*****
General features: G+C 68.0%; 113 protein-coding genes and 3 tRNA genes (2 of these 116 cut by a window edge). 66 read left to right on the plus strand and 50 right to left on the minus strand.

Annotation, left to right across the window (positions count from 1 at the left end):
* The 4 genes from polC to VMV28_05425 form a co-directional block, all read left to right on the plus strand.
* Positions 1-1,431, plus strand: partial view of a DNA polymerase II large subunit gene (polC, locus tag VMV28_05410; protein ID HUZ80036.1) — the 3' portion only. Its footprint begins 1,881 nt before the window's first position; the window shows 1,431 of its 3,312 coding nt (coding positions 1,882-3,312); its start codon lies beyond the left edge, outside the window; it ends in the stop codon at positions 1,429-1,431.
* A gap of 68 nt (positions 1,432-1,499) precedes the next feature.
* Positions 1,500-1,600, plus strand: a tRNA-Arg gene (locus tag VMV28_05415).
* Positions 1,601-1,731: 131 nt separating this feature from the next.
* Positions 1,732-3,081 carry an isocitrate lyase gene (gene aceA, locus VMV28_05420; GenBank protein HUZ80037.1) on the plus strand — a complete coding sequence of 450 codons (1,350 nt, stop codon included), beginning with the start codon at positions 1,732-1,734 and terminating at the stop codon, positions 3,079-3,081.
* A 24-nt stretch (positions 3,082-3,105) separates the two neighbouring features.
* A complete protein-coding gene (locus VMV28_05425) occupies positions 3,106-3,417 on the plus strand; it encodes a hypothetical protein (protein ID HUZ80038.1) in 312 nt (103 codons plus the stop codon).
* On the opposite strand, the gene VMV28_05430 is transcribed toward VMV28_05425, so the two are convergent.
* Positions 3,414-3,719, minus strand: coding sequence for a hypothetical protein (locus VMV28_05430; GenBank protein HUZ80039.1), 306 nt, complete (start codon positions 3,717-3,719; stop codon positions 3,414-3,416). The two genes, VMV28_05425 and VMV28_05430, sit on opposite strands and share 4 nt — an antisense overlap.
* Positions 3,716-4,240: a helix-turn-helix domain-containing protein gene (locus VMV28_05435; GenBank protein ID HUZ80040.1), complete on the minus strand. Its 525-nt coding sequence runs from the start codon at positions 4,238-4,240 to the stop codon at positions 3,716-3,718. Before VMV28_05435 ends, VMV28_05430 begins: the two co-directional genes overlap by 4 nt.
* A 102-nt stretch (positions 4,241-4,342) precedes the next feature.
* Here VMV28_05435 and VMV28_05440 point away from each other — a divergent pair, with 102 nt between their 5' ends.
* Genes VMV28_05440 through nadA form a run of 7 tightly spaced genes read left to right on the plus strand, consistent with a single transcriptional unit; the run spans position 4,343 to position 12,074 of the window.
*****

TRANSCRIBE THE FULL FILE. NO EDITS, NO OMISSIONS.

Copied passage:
General features: G+C 68.0%; 113 protein-coding genes and 3 tRNA genes (2 of these 116 cut by a window edge). 66 read left to right on the plus strand and 50 right to left on the minus strand.

Annotation, left to right across the window (positions count from 1 at the left end):
* The 4 genes from polC to VMV28_05425 form a co-directional block, all read left to right on the plus strand.
* Positions 1-1,431, plus strand: partial view of a DNA polymerase II large subunit gene (polC, locus tag VMV28_05410; protein ID HUZ80036.1) — the 3' portion only. Its footprint begins 1,881 nt before the window's first position; the window shows 1,431 of its 3,312 coding nt (coding positions 1,882-3,312); its start codon lies beyond the left edge, outside the window; it ends in the stop codon at positions 1,429-1,431.
* A gap of 68 nt (positions 1,432-1,499) precedes the next feature.
* Positions 1,500-1,600, plus strand: a tRNA-Arg gene (locus tag VMV28_05415).
* Positions 1,601-1,731: 131 nt separating this feature from the next.
* Positions 1,732-3,081 carry an isocitrate lyase gene (gene aceA, locus VMV28_05420; GenBank protein HUZ80037.1) on the plus strand — a complete coding sequence of 450 codons (1,350 nt, stop codon included), beginning with the start codon at positions 1,732-1,734 and terminating at the stop codon, positions 3,079-3,081.
* A 24-nt stretch (positions 3,082-3,105) separates the two neighbouring features.
* A complete protein-coding gene (locus VMV28_05425) occupies positions 3,106-3,417 on the plus strand; it encodes a hypothetical protein (protein ID HUZ80038.1) in 312 nt (103 codons plus the stop codon).
* On the opposite strand, the gene VMV28_05430 is transcribed toward VMV28_05425, so the two are convergent.
* Positions 3,414-3,719, minus strand: coding sequence for a hypothetical protein (locus VMV28_05430; GenBank protein HUZ80039.1), 306 nt, complete (start codon positions 3,717-3,719; stop codon positions 3,414-3,416). The two genes, VMV28_05425 and VMV28_05430, sit on opposite strands and share 4 nt — an antisense overlap.
* Positions 3,716-4,240: a helix-turn-helix domain-containing protein gene (locus VMV28_05435; GenBank protein ID HUZ80040.1), complete on the minus strand. Its 525-nt coding sequence runs from the start codon at positions 4,238-4,240 to the stop codon at positions 3,716-3,718. Before VMV28_05435 ends, VMV28_05430 begins: the two co-directional genes overlap by 4 nt.
* A 102-nt stretch (positions 4,241-4,342) precedes the next feature.
* Here VMV28_05435 and VMV28_05440 point away from each other — a divergent pair, with 102 nt between their 5' ends.
* Genes VMV28_05440 through nadA form a run of 7 tightly spaced genes read left to right on the plus strand, consistent with a single transcriptional unit; the run spans position 4,343 to position 12,074 of the window.